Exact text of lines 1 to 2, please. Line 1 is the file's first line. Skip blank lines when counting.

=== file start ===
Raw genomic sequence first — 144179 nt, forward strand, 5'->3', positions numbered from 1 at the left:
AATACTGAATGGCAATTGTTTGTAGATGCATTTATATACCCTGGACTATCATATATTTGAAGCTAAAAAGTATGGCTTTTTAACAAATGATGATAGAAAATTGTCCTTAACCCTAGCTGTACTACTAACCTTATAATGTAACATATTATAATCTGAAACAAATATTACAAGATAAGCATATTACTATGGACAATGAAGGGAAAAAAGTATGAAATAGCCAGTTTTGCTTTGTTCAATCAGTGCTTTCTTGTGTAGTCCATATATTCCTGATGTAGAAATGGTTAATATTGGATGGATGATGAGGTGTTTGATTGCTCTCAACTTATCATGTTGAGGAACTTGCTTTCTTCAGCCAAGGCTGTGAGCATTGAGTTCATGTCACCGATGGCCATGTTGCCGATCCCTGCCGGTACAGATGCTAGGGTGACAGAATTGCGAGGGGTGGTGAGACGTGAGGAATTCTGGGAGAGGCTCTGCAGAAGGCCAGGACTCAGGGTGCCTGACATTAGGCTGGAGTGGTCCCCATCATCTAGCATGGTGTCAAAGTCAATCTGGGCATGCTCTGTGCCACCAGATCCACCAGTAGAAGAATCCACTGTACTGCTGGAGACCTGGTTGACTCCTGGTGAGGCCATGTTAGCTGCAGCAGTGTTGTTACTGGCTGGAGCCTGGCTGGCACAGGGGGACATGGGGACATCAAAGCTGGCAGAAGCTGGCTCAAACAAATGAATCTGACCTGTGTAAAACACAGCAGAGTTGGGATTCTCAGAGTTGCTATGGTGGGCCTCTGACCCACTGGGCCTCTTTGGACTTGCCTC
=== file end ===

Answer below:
Raw genomic sequence first — 144179 nt, forward strand, 5'->3', positions numbered from 1 at the left:
AATACTGAATGGCAATTGTTTGTAGATGCATTTATATACCCTGGACTATCATATATTTGAAGCTAAAAAGTATGGCTTTTTAACAAATGATGATAGAAAATTGTCCTTAACCCTAGCTGTACTACTAACCTTATAATGTAACATATTATAATCTGAAACAAATATTACAAGATAAGCATATTACTATGGACAATGAAGGGAAAAAAGTATGAAATAGCCAGTTTTGCTTTGTTCAATCAGTGCTTTCTTGTGTAGTCCATATATTCCTGATGTAGAAATGGTTAATATTGGATGGATGATGAGGTGTTTGATTGCTCTCAACTTATCATGTTGAGGAACTTGCTTTCTTCAGCCAAGGCTGTGAGCATTGAGTTCATGTCACCGATGGCCATGTTGCCGATCCCTGCCGGTACAGATGCTAGGGTGACAGAATTGCGAGGGGTGGTGAGACGTGAGGAATTCTGGGAGAGGCTCTGCAGAAGGCCAGGACTCAGGGTGCCTGACATTAGGCTGGAGTGGTCCCCATCATCTAGCATGGTGTCAAAGTCAATCTGGGCATGCTCTGTGCCACCAGATCCACCAGTAGAAGAATCCACTGTACTGCTGGAGACCTGGTTGACTCCTGGTGAGGCCATGTTAGCTGCAGCAGTGTTGTTACTGGCTGGAGCCTGGCTGGCACAGGGGGACATGGGGACATCAAAGCTGGCAGAAGCTGGCTCAAACAAATGAATCTGACCTGTGTAAAACACAGCAGAGTTGGGATTCTCAGAGTTGCTATGGTGGGCCTCTGACCCACTGGGCCTCTTTGGACTTGCCTC